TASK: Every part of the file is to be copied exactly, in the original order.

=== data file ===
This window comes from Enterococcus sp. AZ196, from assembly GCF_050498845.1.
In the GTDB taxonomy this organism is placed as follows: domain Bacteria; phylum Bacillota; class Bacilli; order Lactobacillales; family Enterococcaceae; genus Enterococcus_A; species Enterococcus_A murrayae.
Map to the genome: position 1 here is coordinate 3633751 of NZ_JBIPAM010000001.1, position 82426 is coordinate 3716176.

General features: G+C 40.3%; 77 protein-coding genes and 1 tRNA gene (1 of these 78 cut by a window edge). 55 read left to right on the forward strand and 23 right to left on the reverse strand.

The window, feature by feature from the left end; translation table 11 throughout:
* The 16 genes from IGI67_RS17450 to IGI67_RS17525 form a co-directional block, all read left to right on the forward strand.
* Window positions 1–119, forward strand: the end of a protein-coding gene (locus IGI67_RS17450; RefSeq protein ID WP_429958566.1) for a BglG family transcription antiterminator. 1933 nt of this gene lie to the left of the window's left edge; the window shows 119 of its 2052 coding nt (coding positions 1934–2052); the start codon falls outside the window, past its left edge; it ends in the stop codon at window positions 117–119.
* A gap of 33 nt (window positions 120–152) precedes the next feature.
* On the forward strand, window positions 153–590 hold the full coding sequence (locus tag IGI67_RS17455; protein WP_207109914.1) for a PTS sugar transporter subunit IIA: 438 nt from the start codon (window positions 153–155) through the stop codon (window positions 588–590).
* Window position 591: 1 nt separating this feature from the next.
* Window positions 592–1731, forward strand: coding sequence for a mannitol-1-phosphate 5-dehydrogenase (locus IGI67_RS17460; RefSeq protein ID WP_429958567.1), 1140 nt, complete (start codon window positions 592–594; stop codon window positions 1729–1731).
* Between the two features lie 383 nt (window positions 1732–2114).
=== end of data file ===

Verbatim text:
This window comes from Enterococcus sp. AZ196, from assembly GCF_050498845.1.
In the GTDB taxonomy this organism is placed as follows: domain Bacteria; phylum Bacillota; class Bacilli; order Lactobacillales; family Enterococcaceae; genus Enterococcus_A; species Enterococcus_A murrayae.
Map to the genome: position 1 here is coordinate 3633751 of NZ_JBIPAM010000001.1, position 82426 is coordinate 3716176.

General features: G+C 40.3%; 77 protein-coding genes and 1 tRNA gene (1 of these 78 cut by a window edge). 55 read left to right on the forward strand and 23 right to left on the reverse strand.

The window, feature by feature from the left end; translation table 11 throughout:
* The 16 genes from IGI67_RS17450 to IGI67_RS17525 form a co-directional block, all read left to right on the forward strand.
* Window positions 1–119, forward strand: the end of a protein-coding gene (locus IGI67_RS17450; RefSeq protein ID WP_429958566.1) for a BglG family transcription antiterminator. 1933 nt of this gene lie to the left of the window's left edge; the window shows 119 of its 2052 coding nt (coding positions 1934–2052); the start codon falls outside the window, past its left edge; it ends in the stop codon at window positions 117–119.
* A gap of 33 nt (window positions 120–152) precedes the next feature.
* On the forward strand, window positions 153–590 hold the full coding sequence (locus tag IGI67_RS17455; protein WP_207109914.1) for a PTS sugar transporter subunit IIA: 438 nt from the start codon (window positions 153–155) through the stop codon (window positions 588–590).
* Window position 591: 1 nt separating this feature from the next.
* Window positions 592–1731, forward strand: coding sequence for a mannitol-1-phosphate 5-dehydrogenase (locus IGI67_RS17460; RefSeq protein ID WP_429958567.1), 1140 nt, complete (start codon window positions 592–594; stop codon window positions 1729–1731).
* Between the two features lie 383 nt (window positions 1732–2114).